The Hanford Nuclear Reservation, where about two-thirds of the nation’s weapons plutonium was produced from 1944 to 1987, is the site of the largest and most complex nuclear cleanup challenge in the United States. Unlike the Savannah River Site, where the other one-third of U.S. weapons plutonium was produced and which used one reprocessing method to extract plutonium from irradiated nuclear fuels, the Hanford Site used three different methods for plutonium extraction and over time the resulting wastes were commingled and chemically altered in enormous underground tanks. The 177 tanks contain collectively about 211 million liters (about 56 million gallons) of waste (WRPS, 2018). The waste treatment challenge is thus extremely complex, because of the variety of waste matter, the mixing of wastes among tanks from transfers to optimize tank usage, the prior efforts to neutralize or otherwise alter the waste, the recovery of some of the cesium-137 and strontium-90, which were placed in separate metal capsules and stored, and the addition of materials to the tanks from auxiliary processes (Peterson et al., 2018).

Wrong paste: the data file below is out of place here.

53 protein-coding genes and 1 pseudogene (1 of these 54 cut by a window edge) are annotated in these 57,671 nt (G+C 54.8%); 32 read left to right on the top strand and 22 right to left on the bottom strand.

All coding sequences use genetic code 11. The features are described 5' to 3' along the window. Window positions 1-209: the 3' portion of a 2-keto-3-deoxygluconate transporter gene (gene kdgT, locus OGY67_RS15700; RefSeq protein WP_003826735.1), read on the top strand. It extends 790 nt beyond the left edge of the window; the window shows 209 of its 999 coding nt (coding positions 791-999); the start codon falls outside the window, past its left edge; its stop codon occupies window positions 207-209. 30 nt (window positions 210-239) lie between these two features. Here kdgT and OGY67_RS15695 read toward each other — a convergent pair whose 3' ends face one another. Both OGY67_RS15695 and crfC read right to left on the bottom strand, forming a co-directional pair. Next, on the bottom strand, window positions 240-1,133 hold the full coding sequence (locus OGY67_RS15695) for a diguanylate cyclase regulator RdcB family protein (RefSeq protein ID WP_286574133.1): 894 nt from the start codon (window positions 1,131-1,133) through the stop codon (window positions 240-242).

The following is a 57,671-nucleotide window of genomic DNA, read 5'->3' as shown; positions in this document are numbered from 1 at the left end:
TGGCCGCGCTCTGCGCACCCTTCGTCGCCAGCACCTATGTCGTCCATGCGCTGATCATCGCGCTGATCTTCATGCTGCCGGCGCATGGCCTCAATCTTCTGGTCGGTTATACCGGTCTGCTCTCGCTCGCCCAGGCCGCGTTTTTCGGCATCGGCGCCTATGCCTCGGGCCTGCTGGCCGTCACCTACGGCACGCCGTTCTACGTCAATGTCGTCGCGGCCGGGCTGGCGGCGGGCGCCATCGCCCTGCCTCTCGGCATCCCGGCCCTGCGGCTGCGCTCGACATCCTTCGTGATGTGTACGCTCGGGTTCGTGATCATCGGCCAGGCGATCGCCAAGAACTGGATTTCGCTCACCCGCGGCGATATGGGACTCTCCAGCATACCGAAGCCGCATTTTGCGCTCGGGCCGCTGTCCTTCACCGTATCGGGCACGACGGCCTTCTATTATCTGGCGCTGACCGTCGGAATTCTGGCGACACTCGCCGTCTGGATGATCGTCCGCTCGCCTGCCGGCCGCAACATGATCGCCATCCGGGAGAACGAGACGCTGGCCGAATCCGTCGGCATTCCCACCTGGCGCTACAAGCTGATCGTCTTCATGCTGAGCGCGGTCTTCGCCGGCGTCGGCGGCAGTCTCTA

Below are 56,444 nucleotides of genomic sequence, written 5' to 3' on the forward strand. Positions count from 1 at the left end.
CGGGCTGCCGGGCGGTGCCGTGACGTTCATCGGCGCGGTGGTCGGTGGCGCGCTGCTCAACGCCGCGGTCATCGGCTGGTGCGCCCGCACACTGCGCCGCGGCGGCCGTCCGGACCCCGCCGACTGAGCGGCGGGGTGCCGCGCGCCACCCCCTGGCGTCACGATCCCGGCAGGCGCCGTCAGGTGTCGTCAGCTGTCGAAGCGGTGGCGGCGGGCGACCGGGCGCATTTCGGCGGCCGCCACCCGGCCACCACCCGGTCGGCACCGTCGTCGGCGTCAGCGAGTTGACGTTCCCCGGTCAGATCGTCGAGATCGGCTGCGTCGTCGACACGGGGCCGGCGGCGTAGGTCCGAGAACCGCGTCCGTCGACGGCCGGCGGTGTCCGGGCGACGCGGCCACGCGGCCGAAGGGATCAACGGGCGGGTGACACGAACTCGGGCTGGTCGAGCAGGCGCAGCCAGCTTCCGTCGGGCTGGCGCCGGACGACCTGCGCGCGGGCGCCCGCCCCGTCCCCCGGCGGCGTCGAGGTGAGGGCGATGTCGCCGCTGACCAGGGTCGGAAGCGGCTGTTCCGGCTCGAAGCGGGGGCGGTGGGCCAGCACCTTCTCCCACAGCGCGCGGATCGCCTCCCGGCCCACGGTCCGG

The U.S. Department of Energy’s Office of Environmental Management (DOE-EM) is responsible for managing and cleaning up the waste and contamination under a legally binding Tri-Party Agreement (TPA) with the Washington State Department of Ecology (the Department of Ecology) and the U.S. Environmental Protection Agency (EPA). DOE-EM has proposed to retrieve the waste from the tanks to produce two waste streams, high-level waste (HLW) and low-activity waste (LAW), by removing several specific radionuclides that constitute most of the radioactivity from the liquids and dissolved salt cake in the tanks, yielding liquid LAW, and then combining the removed radionuclides with the HLW solids. DOE-EM estimates that the HLW will contain more than 90 percent of the radioactivity and less than 10 percent of the total volume, while the LAW will consist of less than 10 percent of the radioactivity and more than 90 percent of the volume. This is primarily accomplished by removing “key radionuclides to the maximum extent practical” (DOE, 2011) during the processing of the waste streams in the Waste Treatment and Immobilization Plant (WTP), which has been under construction for the past 20 years at the Hanford Site.